Home Rule Globally
Abstract of -
An Illustrative Scenario for Launching
a Global Federation
The first step in this illustrative scenario would be to solicit contestants who would "campaign" to lead a prospective global federation. Ideally this job of soliciting contestants would be done by public spirited leaders such as those described by Robert Greenleaf, who is known for popularizing the "servant leadership" concept. Each contestant would have a specific proposal about how global government should be set up. And each such campaign would be paired with an opposition campaign dedicated to criticizing that specific proposal. In concept this pairing of opposites is similar to the adversarial system used in courtrooms, where each side has equal opportunity to prepare and present its case.
Before addressing how the contest would be won, this essay discusses how a tie would be handled. Ewbank suggests that "neighborhood preferences," gathered from the grass roots, should be tabulated to break any tie in the initial selection process. In contrast to traditional governments, which dominate the grass roots, this would demonstrate grass roots empowerment and help to overcome skepticism about world federalism.
Next, Ewbank's illustrative scenario details various suggested rules to hedge the initial selection process. For example, contest rules might permit a nation to accept or reject a proposal only after 75% or more of its provinces had evaluated it. Here the term "evaluated" means "voted for or against" that proposal. Similarly, no Province could vote on a proposal unless at least 20 of its localities had evaluated it. And likewise, no local jurisdiction could vote on a proposal unless individual voters amounting to at least 20% of the adult population had evaluated it. The point of this hierarchy of conditions is to ensure that there would be widespread participation in the contest, as well as awareness of the specific proposals. The specific figures or percentages set forth are not meaningful except as illustrative possible magnitudes.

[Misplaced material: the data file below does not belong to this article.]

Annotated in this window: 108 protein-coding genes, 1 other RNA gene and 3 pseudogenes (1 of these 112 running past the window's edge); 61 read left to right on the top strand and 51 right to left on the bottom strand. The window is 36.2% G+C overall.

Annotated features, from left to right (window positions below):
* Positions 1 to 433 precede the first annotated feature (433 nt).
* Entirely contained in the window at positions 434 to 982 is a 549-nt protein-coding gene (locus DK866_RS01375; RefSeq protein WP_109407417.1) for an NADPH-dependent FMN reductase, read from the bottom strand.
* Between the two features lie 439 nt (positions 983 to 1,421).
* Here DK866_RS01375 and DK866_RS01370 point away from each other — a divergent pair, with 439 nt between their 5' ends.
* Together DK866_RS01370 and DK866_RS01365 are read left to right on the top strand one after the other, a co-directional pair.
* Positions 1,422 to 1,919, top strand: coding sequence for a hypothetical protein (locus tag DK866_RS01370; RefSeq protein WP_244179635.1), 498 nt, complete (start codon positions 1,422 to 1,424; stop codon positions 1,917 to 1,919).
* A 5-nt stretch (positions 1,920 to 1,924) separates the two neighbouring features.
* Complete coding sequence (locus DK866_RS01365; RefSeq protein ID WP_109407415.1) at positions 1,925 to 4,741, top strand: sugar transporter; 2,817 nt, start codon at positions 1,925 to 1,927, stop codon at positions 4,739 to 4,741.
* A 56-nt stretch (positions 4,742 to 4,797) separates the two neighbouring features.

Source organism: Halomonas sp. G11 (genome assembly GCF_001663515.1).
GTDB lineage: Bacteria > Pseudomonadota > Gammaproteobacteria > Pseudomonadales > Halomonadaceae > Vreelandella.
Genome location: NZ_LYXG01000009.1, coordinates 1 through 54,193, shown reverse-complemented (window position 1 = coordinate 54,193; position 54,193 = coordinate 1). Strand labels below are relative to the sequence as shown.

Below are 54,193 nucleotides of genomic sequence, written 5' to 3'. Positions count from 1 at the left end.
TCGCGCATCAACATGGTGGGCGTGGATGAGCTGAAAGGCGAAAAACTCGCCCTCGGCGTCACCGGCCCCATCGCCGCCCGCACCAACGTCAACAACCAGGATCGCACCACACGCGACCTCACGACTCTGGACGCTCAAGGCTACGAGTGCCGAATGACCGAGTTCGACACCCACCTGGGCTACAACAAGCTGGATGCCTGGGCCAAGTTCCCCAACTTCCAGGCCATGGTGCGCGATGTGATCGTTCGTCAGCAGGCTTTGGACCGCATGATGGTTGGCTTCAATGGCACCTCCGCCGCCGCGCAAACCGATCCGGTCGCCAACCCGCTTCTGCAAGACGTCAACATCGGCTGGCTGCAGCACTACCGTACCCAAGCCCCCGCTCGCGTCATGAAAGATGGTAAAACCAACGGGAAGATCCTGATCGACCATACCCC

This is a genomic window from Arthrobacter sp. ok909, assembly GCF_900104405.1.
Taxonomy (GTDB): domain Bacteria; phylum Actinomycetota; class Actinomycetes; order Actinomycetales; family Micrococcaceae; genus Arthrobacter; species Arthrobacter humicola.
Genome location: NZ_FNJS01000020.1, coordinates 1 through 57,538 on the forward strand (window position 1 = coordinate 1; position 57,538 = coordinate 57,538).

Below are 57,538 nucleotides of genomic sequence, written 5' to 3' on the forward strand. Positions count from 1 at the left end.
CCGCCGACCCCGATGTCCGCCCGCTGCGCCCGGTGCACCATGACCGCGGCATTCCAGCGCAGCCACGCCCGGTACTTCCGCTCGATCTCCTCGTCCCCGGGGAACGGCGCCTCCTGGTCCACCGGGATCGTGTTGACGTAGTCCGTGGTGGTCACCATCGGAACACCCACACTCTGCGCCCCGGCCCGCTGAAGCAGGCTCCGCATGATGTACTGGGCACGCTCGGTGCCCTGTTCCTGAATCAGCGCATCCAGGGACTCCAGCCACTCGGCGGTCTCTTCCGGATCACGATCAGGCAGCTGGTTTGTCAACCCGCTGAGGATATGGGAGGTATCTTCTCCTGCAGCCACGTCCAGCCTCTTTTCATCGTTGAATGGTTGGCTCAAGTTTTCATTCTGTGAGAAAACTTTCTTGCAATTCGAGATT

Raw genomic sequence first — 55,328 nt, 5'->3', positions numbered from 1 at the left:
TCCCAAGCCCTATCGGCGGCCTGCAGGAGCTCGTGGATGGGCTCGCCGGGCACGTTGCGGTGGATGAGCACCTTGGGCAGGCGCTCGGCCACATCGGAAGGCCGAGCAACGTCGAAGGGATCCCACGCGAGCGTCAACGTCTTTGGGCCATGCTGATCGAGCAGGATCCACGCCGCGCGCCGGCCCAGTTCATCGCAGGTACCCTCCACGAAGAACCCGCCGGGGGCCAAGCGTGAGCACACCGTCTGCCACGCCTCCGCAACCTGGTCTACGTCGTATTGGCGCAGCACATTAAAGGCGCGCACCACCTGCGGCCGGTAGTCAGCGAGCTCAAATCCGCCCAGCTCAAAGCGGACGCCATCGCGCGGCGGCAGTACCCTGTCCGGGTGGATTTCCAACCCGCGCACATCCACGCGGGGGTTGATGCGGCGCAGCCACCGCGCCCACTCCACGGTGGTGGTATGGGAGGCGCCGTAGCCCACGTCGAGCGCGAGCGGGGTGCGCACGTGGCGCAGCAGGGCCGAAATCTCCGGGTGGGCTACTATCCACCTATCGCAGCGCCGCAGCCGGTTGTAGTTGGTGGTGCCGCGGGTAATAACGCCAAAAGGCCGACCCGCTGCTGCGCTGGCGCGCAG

Among other issues addressed are finances, taxes, budgets, constitutional ammendments, term limits for parliamentarians, and diverse parliamentary chambers such as one for women. The surprising and original aspects of Ewbank's scenario represent a response to the "goofs" of self styled experts who have laid out grand plans for world federation. Ewbank does not lay out a grand plan, but rather a process for developing one that is open to inventiveness and replete with self-correcting mechanisms.